$46.8B Record U.S. agency revenue in 2015
Editors at 11 Time Inc. magazines -- including Time and InStyle -- were put to work on behalf of an advertising campaign for Google's mobile app last fall, according to Time Inc. CEO Joe Ripp.
The move illustrates how quickly the editorial-driven culture at the magazines' parent company, Time Inc., has shifted in little more than a year.
"Each editor had to come up with two to three questions per issue that were contextually relevant and would get our readers to open the Chrome app on their mobile device and ask Google," Mr. Ripp told investors Thursday during a call about the company's fourth-quarter earnings. [UPDATE: Mr. Ripp meant to refer to the Google app, not Google's Chrome app.]
In a Time magazine article about flags, for instance, the Google ad asked, "OK, Google, how many American flags are there on the moon?" An InStyle story on "The Scandal" collection at clothing store The Limited included the question, "OK, Google, who is the person Olivia Pope is based on?"
The print ads were part of Google's broader marketing push and ran in Time Inc. magazines between September and December, according to a Time Inc. spokeswoman. Mr. Ripp did not elaborate further on the ads. And the spokeswoman did not immediately respond to questions about how the ads appeared within the editorial context and which editors contributed.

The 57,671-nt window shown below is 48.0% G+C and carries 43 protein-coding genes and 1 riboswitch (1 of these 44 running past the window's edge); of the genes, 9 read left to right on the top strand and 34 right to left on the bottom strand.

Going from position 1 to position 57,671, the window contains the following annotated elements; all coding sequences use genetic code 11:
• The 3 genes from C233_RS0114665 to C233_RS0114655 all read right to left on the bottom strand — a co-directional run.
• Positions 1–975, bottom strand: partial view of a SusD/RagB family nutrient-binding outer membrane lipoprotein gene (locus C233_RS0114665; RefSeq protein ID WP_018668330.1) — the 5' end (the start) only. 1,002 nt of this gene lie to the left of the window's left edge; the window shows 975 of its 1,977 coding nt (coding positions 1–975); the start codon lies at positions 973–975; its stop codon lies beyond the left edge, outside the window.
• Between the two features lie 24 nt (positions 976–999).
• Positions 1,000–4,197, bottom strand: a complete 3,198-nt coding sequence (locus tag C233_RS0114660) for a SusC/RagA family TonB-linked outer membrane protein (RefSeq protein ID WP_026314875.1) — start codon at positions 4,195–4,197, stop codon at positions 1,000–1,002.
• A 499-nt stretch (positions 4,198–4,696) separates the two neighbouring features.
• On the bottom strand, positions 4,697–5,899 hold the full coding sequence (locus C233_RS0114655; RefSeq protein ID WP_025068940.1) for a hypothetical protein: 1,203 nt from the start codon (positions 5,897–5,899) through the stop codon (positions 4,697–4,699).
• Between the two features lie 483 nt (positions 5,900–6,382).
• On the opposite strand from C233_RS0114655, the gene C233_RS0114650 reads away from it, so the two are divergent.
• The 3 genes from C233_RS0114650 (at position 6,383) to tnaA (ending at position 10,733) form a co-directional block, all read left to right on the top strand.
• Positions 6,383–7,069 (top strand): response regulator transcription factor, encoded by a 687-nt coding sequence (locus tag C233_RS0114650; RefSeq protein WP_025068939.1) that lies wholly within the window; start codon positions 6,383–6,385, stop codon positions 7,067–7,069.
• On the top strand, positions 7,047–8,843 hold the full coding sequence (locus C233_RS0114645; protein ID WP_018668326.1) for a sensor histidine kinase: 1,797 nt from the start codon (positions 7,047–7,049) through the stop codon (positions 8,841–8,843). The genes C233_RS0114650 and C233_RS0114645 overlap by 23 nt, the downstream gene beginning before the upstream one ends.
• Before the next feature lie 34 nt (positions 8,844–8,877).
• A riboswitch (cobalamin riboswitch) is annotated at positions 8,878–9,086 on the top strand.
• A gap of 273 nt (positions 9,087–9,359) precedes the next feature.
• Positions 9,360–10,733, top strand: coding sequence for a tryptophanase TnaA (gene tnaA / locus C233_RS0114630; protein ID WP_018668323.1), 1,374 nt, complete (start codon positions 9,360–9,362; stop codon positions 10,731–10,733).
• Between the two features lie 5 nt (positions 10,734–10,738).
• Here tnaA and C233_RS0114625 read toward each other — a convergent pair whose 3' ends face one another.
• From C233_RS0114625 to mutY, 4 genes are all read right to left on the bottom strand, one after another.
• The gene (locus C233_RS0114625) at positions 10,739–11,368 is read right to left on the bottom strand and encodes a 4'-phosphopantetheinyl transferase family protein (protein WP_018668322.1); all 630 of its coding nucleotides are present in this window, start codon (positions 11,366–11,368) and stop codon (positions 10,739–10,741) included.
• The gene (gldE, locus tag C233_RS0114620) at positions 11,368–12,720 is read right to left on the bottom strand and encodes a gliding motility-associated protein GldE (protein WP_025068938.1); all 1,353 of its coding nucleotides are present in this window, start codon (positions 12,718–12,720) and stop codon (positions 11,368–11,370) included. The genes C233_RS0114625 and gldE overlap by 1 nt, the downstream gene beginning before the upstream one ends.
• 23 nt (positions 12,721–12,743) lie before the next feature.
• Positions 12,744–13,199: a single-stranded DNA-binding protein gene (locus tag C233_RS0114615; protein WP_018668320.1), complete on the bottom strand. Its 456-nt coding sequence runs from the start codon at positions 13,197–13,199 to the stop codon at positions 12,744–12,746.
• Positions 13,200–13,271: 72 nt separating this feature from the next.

"Our native initiatives are a natural complement to our creative process and consistent with our commitment to editorial standards and integrity," Mr. Ripp told investors.
Enlisting editors to work on advertisements is becoming commonplace at magazines and websites, as publishers look to entice advertisers by offering the insight and talents of their journalists. Last month, for example, Conde Nast, owner of glossy titles like Vogue and Vanity Fair, became the latest big-media company to put its editors to work for advertisers.
Not long ago this practice would have been unthinkable. At Time Inc., for example, editors erected a firewall between editorial operations and the business side. A companywide editor-in-chief was in place for many years to tend the wall. In October 2013, however, Mr. Ripp eliminated the position and told magazine editors they would now report to the business side. The collaboration with Google appears to be a result of that move.
Fourth-quarter revenue at Time Inc. fell 7% to $895 million. That fell short of analysts' expectations of about $904 million. Profits more than doubled year over year to $145 million thanks in part to aggressive cost-cutting measures.
On the ad sales front -- where Time Inc. generates most of its revenue -- sales fell 8% from the same period a year ago to $496 million. Print ads led the decline, dropping 10% to $409 million. Digital advertising was the bright spot, with sales increasing 2% to $87 million.
Time Inc.'s earnings were negatively affected by transactions last year, including its separation from CNNMoney, where the websites for Fortune and Money magazines lived until June, as well as the company's sale of its magazine holdings in Mexico.